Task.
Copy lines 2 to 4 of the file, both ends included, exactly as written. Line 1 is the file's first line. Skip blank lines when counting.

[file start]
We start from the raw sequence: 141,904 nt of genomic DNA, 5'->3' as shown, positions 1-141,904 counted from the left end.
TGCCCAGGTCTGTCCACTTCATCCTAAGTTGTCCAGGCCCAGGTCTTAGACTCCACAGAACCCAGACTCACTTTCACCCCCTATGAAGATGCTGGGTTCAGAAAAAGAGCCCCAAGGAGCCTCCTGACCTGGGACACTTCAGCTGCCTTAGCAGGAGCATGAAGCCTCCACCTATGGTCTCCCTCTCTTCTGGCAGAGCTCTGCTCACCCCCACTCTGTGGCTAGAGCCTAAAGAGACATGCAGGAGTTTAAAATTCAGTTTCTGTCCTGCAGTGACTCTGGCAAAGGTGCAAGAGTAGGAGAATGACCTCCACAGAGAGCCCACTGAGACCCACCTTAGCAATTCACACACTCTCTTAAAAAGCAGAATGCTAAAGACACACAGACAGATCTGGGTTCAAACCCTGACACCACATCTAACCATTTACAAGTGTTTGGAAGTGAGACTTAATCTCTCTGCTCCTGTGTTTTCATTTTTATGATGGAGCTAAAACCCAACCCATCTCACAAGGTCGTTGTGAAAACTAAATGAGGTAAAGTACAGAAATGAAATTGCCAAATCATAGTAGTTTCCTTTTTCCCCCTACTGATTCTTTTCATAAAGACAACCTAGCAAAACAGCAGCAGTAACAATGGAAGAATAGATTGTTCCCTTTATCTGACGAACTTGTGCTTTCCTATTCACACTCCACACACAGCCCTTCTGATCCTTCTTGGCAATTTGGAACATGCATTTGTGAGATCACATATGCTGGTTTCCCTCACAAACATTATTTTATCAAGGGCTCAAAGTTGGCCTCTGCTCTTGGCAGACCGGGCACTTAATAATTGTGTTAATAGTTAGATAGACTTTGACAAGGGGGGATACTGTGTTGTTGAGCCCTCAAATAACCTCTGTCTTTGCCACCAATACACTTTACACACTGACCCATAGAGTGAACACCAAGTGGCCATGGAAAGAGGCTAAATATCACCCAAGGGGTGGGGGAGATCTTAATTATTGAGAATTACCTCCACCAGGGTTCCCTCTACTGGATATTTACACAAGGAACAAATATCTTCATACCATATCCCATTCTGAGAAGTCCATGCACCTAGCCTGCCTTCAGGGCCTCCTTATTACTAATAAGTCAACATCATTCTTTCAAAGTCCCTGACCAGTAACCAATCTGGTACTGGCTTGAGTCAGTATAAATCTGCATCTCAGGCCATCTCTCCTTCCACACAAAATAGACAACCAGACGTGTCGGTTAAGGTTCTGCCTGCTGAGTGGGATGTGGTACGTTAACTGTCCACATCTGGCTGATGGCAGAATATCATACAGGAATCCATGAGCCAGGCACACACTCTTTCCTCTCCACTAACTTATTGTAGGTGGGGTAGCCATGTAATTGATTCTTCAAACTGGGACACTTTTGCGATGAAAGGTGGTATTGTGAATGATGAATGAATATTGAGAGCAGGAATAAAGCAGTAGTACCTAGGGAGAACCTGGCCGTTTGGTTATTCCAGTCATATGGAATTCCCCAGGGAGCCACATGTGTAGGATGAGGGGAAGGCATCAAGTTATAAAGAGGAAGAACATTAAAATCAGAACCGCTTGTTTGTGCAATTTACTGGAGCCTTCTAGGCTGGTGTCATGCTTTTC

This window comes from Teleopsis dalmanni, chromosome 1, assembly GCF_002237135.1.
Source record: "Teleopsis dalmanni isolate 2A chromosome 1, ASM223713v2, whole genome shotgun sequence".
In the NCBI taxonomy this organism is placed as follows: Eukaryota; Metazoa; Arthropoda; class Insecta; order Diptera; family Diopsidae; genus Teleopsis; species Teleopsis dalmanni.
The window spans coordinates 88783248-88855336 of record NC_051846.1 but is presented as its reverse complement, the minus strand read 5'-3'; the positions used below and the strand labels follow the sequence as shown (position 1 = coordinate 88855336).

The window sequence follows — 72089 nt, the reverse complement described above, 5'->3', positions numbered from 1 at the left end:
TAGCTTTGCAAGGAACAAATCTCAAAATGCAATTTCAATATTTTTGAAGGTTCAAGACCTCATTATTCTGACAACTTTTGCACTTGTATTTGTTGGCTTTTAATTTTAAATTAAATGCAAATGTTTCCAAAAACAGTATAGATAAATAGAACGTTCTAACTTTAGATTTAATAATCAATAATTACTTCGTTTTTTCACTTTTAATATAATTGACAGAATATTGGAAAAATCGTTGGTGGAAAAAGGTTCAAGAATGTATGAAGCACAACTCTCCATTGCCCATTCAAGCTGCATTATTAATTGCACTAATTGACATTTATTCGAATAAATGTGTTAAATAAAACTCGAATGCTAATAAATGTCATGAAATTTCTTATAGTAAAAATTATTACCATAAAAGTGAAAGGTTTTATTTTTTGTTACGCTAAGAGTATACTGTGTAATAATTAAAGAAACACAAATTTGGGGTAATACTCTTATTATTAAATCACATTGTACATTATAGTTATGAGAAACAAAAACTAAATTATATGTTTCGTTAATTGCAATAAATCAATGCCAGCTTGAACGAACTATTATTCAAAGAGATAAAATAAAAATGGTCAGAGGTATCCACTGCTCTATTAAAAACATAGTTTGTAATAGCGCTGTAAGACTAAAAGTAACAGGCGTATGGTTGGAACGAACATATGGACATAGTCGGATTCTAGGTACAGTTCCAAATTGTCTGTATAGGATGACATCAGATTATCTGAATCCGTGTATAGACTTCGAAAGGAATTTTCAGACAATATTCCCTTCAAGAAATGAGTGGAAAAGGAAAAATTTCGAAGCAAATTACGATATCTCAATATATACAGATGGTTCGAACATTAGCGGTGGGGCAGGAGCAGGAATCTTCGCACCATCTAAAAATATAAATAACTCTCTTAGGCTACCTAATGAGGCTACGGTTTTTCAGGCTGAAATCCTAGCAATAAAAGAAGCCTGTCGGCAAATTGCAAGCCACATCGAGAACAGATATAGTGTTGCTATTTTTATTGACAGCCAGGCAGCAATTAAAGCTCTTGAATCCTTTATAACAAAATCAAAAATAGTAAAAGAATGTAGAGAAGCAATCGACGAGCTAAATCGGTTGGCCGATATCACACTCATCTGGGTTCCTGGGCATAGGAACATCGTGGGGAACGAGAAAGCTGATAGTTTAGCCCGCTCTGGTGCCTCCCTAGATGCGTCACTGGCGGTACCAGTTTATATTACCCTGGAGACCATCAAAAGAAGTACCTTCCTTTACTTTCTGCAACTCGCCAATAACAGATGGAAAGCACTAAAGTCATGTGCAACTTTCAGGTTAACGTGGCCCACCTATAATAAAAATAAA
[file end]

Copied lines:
TGCCCAGGTCTGTCCACTTCATCCTAAGTTGTCCAGGCCCAGGTCTTAGACTCCACAGAACCCAGACTCACTTTCACCCCCTATGAAGATGCTGGGTTCAGAAAAAGAGCCCCAAGGAGCCTCCTGACCTGGGACACTTCAGCTGCCTTAGCAGGAGCATGAAGCCTCCACCTATGGTCTCCCTCTCTTCTGGCAGAGCTCTGCTCACCCCCACTCTGTGGCTAGAGCCTAAAGAGACATGCAGGAGTTTAAAATTCAGTTTCTGTCCTGCAGTGACTCTGGCAAAGGTGCAAGAGTAGGAGAATGACCTCCACAGAGAGCCCACTGAGACCCACCTTAGCAATTCACACACTCTCTTAAAAAGCAGAATGCTAAAGACACACAGACAGATCTGGGTTCAAACCCTGACACCACATCTAACCATTTACAAGTGTTTGGAAGTGAGACTTAATCTCTCTGCTCCTGTGTTTTCATTTTTATGATGGAGCTAAAACCCAACCCATCTCACAAGGTCGTTGTGAAAACTAAATGAGGTAAAGTACAGAAATGAAATTGCCAAATCATAGTAGTTTCCTTTTTCCCCCTACTGATTCTTTTCATAAAGACAACCTAGCAAAACAGCAGCAGTAACAATGGAAGAATAGATTGTTCCCTTTATCTGACGAACTTGTGCTTTCCTATTCACACTCCACACACAGCCCTTCTGATCCTTCTTGGCAATTTGGAACATGCATTTGTGAGATCACATATGCTGGTTTCCCTCACAAACATTATTTTATCAAGGGCTCAAAGTTGGCCTCTGCTCTTGGCAGACCGGGCACTTAATAATTGTGTTAATAGTTAGATAGACTTTGACAAGGGGGGATACTGTGTTGTTGAGCCCTCAAATAACCTCTGTCTTTGCCACCAATACACTTTACACACTGACCCATAGAGTGAACACCAAGTGGCCATGGAAAGAGGCTAAATATCACCCAAGGGGTGGGGGAGATCTTAATTATTGAGAATTACCTCCACCAGGGTTCCCTCTACTGGATATTTACACAAGGAACAAATATCTTCATACCATATCCCATTCTGAGAAGTCCATGCACCTAGCCTGCCTTCAGGGCCTCCTTATTACTAATAAGTCAACATCATTCTTTCAAAGTCCCTGACCAGTAACCAATCTGGTACTGGCTTGAGTCAGTATAAATCTGCATCTCAGGCCATCTCTCCTTCCACACAAAATAGACAACCAGACGTGTCGGTTAAGGTTCTGCCTGCTGAGTGGGATGTGGTACGTTAACTGTCCACATCTGGCTGATGGCAGAATATCATACAGGAATCCATGAGCCAGGCACACACTCTTTCCTCTCCACTAACTTATTGTAGGTGGGGTAGCCATGTAATTGATTCTTCAAACTGGGACACTTTTGCGATGAAAGGTGGTATTGTGAATGATGAATGAATATTGAGAGCAGGAATAAAGCAGTAGTACCTAGGGAGAACCTGGCCGTTTGGTTATTCCAGTCATATGGAATTCCCCAGGGAGCCACATGTGTAGGATGAGGGGAAGGCATCAAGTTATAAAGAGGAAGAACATTAAAATCAGAACCGCTTGTTTGTGCAATTTACTGGAGCCTTCTAGGCTGGTGTCATGCTTTTC

This window comes from Teleopsis dalmanni, chromosome 1, assembly GCF_002237135.1.
Source record: "Teleopsis dalmanni isolate 2A chromosome 1, ASM223713v2, whole genome shotgun sequence".